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This capitalism theme park will make you shudder

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'Everwinter' Post Apocalyptic Theme Park

KidZania is an unashamed shrine to the sterile, dystopian human-made landscapes. By comedian Steve Parry.

KidZania is an amusement park with 19 branches worldwide, each comprising of a small, indoor city where kids perform real life jobs in return for hard cash – or KidZos, a currency which, post-Brexit, is more stable than Sterling.

It claims to be an ‘educational entertainment experience’ with the motto ‘Get ready for a better world’. But after my four hours in the bleak consumerist Lilliput, I left certain that far from being a ‘better world’ KidZania was just as stressful, confusing and awful as the real one.

The whole thing starts with a perfect reconstruction of a chaotic airport check-in desk on the first day of the school holidays. Everyone is then tagged like petty criminals before the kids are sent off into the big wide world of work. I had to question my daughter’s life choices after she turned her nose up at a career as a pilot, rejected the chance to train as a surgeon and opted instead to put a shift in as a hotel chambermaid, for which she earned the princely sum of eight KidZos. A true proletarian.

The place is like something Adam Smith and Walt Disney might come up with if they had stayed up all night together drinking and doing good quality acid. They really don’t sugar the pill of life at the mercy of the market very much at all. My daughter’s career path hit a glass ceiling when she chose not to go to the University of KidZania, a move that could have increased her earning potential by up to 25 per cent.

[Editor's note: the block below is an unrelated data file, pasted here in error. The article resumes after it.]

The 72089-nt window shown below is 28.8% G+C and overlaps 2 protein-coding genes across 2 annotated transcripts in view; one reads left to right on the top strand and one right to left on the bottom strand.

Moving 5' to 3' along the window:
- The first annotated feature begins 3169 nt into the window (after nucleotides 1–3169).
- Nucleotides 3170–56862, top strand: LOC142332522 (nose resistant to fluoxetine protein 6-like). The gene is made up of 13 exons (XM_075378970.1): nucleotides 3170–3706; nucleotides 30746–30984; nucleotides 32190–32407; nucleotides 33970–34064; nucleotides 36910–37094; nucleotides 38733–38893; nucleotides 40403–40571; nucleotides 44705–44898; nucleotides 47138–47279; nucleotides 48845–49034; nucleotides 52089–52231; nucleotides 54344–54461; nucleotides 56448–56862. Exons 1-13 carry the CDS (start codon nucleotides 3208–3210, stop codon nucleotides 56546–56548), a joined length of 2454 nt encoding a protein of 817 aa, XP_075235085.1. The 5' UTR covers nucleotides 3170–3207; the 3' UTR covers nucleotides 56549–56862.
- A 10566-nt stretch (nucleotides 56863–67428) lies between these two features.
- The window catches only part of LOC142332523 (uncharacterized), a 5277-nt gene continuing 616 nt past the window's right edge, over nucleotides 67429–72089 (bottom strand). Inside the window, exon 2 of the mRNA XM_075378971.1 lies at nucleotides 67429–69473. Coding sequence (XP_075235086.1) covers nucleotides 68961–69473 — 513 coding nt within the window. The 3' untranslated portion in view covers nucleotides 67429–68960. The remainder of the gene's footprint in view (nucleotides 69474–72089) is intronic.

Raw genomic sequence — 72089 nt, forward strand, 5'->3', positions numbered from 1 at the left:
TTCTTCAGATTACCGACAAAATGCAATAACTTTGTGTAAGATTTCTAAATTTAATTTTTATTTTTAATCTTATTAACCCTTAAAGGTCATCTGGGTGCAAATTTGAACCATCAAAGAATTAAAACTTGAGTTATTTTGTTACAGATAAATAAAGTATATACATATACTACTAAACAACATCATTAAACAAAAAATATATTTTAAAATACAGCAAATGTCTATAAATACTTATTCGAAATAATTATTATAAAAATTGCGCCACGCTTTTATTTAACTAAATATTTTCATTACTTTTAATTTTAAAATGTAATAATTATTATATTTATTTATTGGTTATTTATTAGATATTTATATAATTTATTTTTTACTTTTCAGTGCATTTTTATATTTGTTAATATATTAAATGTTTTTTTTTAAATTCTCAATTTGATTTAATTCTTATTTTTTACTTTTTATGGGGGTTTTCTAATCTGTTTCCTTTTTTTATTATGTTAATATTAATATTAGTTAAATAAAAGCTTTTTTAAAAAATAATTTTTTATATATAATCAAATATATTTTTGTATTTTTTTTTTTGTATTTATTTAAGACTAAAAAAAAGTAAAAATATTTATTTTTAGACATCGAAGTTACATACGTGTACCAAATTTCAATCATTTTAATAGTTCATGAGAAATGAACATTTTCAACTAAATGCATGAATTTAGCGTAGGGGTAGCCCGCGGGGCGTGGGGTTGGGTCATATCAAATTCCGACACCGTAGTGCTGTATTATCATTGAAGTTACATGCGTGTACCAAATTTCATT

KidZania is an unashamed shrine to the sterile, dystopian human-made landscapes that have become the high streets of so many of our cities. All the big brands are well represented and the main difference is that the kids approach the low-paid, low-skilled work with an enthusiasm very much lacking in the dead-eyed, zero-hours, wage-slaves working there for real. Child labour is alive and well and being sold back to us as entertainment at £25 ($32) a head.

Far from being educational, KidZania is a cynical, corporate propaganda exercise masquerading as a family day out. A sepia toned, cookie cutter version of capitalism that’s fun and, most dishonestly of all, actually works. A temple to Mammon with full employment, no debt, no homelessness, no food banks, and where it only takes 20 minutes to train as a heart surgeon.

Read also: The Demoralized Mind. How Western consumer culture is creating a psycho-spiritual crisis that leaves us disoriented and bereft of purpose

It was without doubt one of the most bizarre, crass and consumerist ghettos I have ever visited (and I’ve been to Dubai). When it was time to go we were forced to exit via ‘immigration’ ensuring we ended the day enjoying a fully immersive deportation experience. By the end, if there had been a textiles sweatshop for the kids to work in or Victorian chimneystacks to sweep, it wouldn’t have surprised me in the least. After all, that’s Capitalism kids!

Warning: may contain fake news